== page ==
• Have your student turn-in a printed copy of the source code.

  • Check this printed copy for the key elements that are mentioned in the activity solution. Note that all solutions will be slightly different as there are many ways to achieve the same ends through code.

  • Finally, have the student walk through the printed program and the computer program with you. If they can explain how the program works to you, they understand it well enough to have passed the activity.

These suggestions make the program accessible to parents like me and give me the confidence to include such high-tech classes in our home school program.


A screenshot of Ben’s programming worksheet on Visual C# 2010 Express Software

If we were using this during the academic year, I’d really have to set limits on how much Ben plows through this.  The creators suggest completing the semester long course over 3-4 hours a week.  Chapters are broken down into lessons (3-5 per chapter), a review and the activity, in which students use these new concepts to complete a programming activity.  Since it is the summer, Ben is working about 6-8 hours a week on programming – effectively doubling his rate through the course.  I can see light bulbs going off as he is working and can hear the excitement in his voice as he tries to explain all he is learning to me.   Best of all, the course is getting his creative juices flowing – he’s already started working on at least two out-of-class projects – on for Boy Scouts and the other to help him manage his own information.  I cannot begin to tell you how happy I am to see Ben using the computer to create and exercise his mind – rather than just playing game on it.

DVD Instructional Videos. Let me speak briefly about the video component.  Ben didn’t really pull these out for the first few weeks.  But, as the material became a little more difficult, he found that the DVDs provided an alternate way for him to latch on to the concepts of the chapters.  This makes the DVDs invaluable because I  just do not have people to turn to who know this type of information.  In this house, the DVDs are absolutely required.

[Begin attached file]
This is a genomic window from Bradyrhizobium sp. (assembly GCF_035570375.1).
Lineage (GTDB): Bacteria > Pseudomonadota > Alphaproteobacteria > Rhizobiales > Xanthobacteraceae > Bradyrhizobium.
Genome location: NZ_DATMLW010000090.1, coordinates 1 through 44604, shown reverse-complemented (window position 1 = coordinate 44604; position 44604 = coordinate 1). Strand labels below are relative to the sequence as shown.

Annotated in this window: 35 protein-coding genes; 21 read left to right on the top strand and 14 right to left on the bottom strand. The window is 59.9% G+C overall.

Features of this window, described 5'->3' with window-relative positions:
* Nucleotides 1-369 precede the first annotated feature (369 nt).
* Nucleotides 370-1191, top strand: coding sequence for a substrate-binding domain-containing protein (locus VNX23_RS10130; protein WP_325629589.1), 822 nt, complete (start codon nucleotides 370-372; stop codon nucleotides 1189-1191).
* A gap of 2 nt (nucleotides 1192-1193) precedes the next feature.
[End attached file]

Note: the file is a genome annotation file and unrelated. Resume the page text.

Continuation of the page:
Please click here to watch a sample from the DVD. You’ll notice at the end that the narrator says to go back and read the lesson. That is because the DVD provides supplemental information that is not written in the book.  You do not have to have the DVD to complete the course, but you will have to read the textbook to complete the course. 

Semester 2 – Gaming. Ben and I are both really looking forward to the game programming course.  With just the addition of another piece of software (Microsoft XNA Game Studio 4.0), students will create game programs that will be able to run on Windows and XBox. I’m amazed at all that is taught in this course: game animation, detecting collisions, game physics,  multiple viewpoints, multi-player games, artificial intelligence.  I doubt Ben will take for granted the complexity of any of his current computer, Wii, and Nintendo games again.

Here’s a few screen shots of the game programs students will build over the course of the semester:


For Samples: 

My recommendations & thoughts: We are so blessed to have this product, and we will definitely be adding more of these courses to our wish lists.  Providing computer skills beyond the basics is important to us as a family – probably because Dave and I have none of these talents of skills.  I think these courses, with the DVD component, provide excellent instruction and inspiration for high school students. Thus far, I have no complaints or concerns about these courses.  They exceed my expectation for a computer course for Ben.

I want to mention that Homeschool Programming provided their KidCoder Series to other Schoolhouse Review members: KidCoder Visual Basic Series, and KidCoder Web Series. So, if you are not yet thinking of high school, but wondering what to get the younger crowd…

Click to read more reviews from the Schoolhouse Review Crew


All prices are accurate as of blog posting. 

No comments: